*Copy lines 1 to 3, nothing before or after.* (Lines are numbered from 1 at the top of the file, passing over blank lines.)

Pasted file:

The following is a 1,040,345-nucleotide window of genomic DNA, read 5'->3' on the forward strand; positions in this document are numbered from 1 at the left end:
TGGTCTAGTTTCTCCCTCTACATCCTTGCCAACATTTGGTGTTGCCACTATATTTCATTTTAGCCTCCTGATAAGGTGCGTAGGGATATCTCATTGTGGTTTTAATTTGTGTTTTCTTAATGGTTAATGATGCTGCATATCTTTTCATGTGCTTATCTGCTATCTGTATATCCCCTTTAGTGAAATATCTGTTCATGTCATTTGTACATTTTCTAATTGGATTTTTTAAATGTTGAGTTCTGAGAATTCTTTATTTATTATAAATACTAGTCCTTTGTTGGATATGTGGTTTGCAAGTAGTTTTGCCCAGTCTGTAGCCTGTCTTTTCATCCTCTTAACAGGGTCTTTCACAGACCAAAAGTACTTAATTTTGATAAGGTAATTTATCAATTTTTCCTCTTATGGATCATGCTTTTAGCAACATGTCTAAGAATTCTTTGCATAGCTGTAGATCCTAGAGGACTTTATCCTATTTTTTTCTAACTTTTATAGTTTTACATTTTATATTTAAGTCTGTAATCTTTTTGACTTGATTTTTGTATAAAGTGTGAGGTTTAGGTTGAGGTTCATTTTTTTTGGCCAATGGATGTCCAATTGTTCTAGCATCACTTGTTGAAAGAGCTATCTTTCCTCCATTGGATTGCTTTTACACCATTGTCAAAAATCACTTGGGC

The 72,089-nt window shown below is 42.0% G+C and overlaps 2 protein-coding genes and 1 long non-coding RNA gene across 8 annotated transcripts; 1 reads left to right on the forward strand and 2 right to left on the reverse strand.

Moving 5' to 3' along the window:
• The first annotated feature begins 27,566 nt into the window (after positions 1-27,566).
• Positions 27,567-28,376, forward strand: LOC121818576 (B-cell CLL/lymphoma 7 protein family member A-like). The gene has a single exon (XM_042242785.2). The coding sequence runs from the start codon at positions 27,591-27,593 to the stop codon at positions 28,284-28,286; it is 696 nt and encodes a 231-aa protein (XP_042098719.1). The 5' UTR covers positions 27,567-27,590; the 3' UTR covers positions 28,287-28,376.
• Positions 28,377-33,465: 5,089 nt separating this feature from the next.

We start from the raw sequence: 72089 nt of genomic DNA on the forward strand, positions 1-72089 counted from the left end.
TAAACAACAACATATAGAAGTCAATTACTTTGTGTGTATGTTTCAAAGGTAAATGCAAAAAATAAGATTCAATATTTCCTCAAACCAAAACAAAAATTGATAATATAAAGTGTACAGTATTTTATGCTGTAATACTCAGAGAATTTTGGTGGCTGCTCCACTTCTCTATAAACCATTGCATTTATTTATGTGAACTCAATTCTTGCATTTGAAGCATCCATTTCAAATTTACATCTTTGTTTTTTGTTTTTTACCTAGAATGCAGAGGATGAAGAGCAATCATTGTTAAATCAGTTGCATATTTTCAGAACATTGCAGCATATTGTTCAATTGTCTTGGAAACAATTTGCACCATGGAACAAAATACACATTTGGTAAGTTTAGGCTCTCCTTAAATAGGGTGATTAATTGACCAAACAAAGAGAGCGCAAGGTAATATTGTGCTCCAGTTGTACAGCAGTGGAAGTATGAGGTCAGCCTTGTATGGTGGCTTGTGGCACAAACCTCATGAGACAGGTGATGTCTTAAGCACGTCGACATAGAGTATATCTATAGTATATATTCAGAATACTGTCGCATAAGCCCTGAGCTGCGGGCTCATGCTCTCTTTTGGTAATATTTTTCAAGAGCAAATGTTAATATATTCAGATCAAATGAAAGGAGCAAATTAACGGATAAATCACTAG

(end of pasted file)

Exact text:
The following is a 1,040,345-nucleotide window of genomic DNA, read 5'->3' on the forward strand; positions in this document are numbered from 1 at the left end:
TGGTCTAGTTTCTCCCTCTACATCCTTGCCAACATTTGGTGTTGCCACTATATTTCATTTTAGCCTCCTGATAAGGTGCGTAGGGATATCTCATTGTGGTTTTAATTTGTGTTTTCTTAATGGTTAATGATGCTGCATATCTTTTCATGTGCTTATCTGCTATCTGTATATCCCCTTTAGTGAAATATCTGTTCATGTCATTTGTACATTTTCTAATTGGATTTTTTAAATGTTGAGTTCTGAGAATTCTTTATTTATTATAAATACTAGTCCTTTGTTGGATATGTGGTTTGCAAGTAGTTTTGCCCAGTCTGTAGCCTGTCTTTTCATCCTCTTAACAGGGTCTTTCACAGACCAAAAGTACTTAATTTTGATAAGGTAATTTATCAATTTTTCCTCTTATGGATCATGCTTTTAGCAACATGTCTAAGAATTCTTTGCATAGCTGTAGATCCTAGAGGACTTTATCCTATTTTTTTCTAACTTTTATAGTTTTACATTTTATATTTAAGTCTGTAATCTTTTTGACTTGATTTTTGTATAAAGTGTGAGGTTTAGGTTGAGGTTCATTTTTTTTGGCCAATGGATGTCCAATTGTTCTAGCATCACTTGTTGAAAGAGCTATCTTTCCTCCATTGGATTGCTTTTACACCATTGTCAAAAATCACTTGGGC

The 72,089-nt window shown below is 42.0% G+C and overlaps 2 protein-coding genes and 1 long non-coding RNA gene across 8 annotated transcripts; 1 reads left to right on the forward strand and 2 right to left on the reverse strand.